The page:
For awhile now, I have been trying to decide how I should best describe Swallowtail Summit Farms. First of all, it will be much more than just a group home. I think everyone should understand why it needs to be built and what it means for anyone that will live, visit, or work here. More importantly, however, is the understanding of what it will mean for the parents of the children that will come to call it their home and their community. Swallowtail Summit Farms will be a place where autistic adults will feel they belong and can achieve anything they want.
The day we were told that our daughter was autistic was a terrifying day. So many things went through our minds and hearts. It is curable? How would we take care of her? How can we help her? What do we do now?I was someone who could fix anything, yet I couldn’t fix this. Taking care of Lorie became our life’s mission. The therapies – speech, physical, O.T. just to name a few, filled our daily lives.
While attending a conference on autism in Orlando, Florida, I saw many other families also affected by autism, with all the same questions, the same fears, the same worries, I saw how autism affected all types of families. At one of the talks, the man on my right side was a well known actor on a popular television show; on my left was a young father with two children, one of which had autism. We represented three different economic groups, but we all had one thing in common. We all had a deep desire to find out how to help our children. The young father and I talked a little after that class ended. Our children were getting the same therapies at present, but what about the future? We both worried about what kind of future awaited our children after we were gone. That conversation was where the idea of starting a group home was born. After moving to North Carolina so that Lorie could finish her schooling, I acquired thirty-eight acres and our quest to create a safe, nurturing home for Lorie and other autistic adults began in earnest.
Over the years, I have watched my daughter mature into a very caring and loving adult. And during those years, she has taught me so much. The most important lesson was learned one day while driving and talking about things. I guess Lorie must have had enough of me trying to teach her how to fit into a world that was not her’s. She said, “Dad, I am comfortable in my own world.” I knew then that it was I who had to change. But to see the hurt in her eyes when she realized that she could not do what others her age could and that she would always be dependent on others still tears my insides up. Self worth is important to us all. She has always been told that she has impacted other peoples lives but like most of us, we never know how. Her mother told me that while Lorie and she were shopping, a girl that went to high school with Lorie with came up and told her that she was inspired to become a therapist because of knowing Lorie in school. You can imagine how that made her feel.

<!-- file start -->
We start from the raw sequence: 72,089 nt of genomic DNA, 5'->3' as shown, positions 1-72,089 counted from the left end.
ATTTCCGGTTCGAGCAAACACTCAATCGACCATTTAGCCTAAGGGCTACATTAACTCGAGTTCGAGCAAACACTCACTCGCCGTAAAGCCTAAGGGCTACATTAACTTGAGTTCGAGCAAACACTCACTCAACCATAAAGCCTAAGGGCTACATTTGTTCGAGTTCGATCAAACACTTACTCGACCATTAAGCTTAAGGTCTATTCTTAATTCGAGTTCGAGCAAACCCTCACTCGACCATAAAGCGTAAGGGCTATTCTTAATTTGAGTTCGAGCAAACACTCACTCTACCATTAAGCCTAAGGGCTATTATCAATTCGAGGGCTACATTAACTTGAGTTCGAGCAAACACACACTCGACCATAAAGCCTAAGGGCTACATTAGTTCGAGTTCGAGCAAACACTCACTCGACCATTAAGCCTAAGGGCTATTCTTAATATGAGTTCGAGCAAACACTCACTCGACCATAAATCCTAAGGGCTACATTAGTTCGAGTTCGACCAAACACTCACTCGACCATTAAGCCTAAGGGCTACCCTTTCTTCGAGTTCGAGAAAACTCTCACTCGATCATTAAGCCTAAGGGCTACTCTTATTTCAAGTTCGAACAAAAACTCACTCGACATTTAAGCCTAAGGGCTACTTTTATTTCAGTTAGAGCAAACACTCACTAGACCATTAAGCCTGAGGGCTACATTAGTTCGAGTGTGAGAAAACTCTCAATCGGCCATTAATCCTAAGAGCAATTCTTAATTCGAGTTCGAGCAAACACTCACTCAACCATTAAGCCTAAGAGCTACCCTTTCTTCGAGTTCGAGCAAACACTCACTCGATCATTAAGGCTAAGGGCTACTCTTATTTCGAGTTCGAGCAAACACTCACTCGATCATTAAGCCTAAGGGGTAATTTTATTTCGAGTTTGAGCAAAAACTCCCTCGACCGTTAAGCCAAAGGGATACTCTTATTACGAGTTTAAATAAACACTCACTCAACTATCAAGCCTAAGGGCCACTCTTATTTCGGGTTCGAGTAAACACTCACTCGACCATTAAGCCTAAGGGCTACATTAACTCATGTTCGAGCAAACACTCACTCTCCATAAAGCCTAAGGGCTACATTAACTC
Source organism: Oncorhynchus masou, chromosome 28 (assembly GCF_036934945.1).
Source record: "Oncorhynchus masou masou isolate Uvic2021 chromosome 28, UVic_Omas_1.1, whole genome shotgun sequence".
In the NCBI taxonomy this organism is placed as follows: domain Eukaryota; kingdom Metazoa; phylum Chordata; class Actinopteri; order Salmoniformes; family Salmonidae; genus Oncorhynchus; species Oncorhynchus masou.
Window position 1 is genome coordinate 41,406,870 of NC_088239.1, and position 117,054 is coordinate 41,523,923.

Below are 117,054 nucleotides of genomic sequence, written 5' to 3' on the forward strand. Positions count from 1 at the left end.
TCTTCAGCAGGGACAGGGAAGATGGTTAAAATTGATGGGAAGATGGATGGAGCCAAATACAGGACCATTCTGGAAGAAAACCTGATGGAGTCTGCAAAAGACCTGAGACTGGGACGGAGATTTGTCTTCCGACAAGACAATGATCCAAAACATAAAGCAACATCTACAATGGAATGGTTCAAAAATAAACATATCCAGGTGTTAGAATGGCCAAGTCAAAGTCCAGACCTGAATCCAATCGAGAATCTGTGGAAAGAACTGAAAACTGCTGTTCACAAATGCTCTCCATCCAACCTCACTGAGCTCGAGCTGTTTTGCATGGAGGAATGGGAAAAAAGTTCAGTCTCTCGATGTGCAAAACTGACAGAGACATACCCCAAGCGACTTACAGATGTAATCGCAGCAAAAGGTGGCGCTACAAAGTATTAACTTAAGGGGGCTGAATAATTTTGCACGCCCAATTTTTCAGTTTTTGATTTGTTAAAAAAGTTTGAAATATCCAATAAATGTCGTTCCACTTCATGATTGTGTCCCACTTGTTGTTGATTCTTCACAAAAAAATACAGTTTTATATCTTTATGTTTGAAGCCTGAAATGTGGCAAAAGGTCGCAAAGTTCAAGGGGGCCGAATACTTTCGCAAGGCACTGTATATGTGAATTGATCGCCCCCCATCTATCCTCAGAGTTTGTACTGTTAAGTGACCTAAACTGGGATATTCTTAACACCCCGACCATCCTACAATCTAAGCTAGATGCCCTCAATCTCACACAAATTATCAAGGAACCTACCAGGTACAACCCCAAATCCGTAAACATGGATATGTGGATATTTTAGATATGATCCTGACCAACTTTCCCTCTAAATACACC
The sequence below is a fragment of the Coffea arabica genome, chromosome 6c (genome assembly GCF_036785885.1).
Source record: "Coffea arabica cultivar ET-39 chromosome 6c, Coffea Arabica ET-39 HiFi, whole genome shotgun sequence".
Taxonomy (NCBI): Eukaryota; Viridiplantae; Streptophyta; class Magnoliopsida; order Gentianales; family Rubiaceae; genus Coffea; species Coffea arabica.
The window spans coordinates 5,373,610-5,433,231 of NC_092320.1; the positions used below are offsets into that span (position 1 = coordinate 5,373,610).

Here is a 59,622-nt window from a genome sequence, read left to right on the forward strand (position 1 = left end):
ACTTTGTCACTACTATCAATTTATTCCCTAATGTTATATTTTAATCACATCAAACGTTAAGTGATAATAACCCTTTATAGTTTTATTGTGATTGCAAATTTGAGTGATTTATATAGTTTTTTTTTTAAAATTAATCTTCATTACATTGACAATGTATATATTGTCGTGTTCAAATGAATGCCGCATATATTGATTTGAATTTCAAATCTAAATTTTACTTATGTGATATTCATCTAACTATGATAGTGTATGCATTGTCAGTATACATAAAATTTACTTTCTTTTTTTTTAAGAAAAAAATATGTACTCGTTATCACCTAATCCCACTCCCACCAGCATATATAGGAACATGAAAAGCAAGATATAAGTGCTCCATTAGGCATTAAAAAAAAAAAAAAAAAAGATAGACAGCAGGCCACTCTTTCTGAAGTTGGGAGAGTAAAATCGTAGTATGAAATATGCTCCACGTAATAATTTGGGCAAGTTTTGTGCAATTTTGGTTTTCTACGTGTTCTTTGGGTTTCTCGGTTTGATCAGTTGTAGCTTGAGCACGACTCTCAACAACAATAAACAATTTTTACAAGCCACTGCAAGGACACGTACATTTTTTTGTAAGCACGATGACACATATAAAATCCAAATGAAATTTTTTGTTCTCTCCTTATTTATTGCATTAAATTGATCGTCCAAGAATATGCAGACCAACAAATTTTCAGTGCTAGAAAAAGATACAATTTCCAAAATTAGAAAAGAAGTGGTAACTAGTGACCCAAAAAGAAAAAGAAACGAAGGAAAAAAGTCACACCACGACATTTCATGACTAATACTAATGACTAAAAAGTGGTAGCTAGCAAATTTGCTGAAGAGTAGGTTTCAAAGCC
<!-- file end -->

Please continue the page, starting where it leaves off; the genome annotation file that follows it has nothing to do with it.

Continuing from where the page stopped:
As her parents age, she fears for her future and worries constantly. Her fear is also the greatest fear of aging parents with handicapped children. A parent’s job is to prepare their children to be independent and live on their own, but what happens when they cannot?
That it the compelling reason as to why the group home is so important. It will be a safe, nurturing environment where all involved can achieve their highest potential. They will be part of a small community within a much larger one. My daughter named the farm Swallowtail Summit Farms because of her love of the swallowtails, and in a small way, I think of the freedom of flight they have.
I hope this gives a small insight into the wants and needs of both the autistic child and their parents. Please realize that there has been a tremendous increase in the number of children with autism. After they reach the age of eighteen, there is little government support. If you do not have a handicapped child, please think of how you would feel if you did. It is a thought that never leaves your mind and one that you hope no one else ever has to think about.
After talking with other established farm-style group homes, I have learned that they have waiting list of over ONE HUNDRED individuals and they receive daily calls from all over the world asking for vacancies. The need is great and is getting greater everyday.
Thank you for your concern and interest. Please read the “Mission and Vision” pages to better understand us. We appreciate any help you can provide–a donation or volunteering to help on the farm.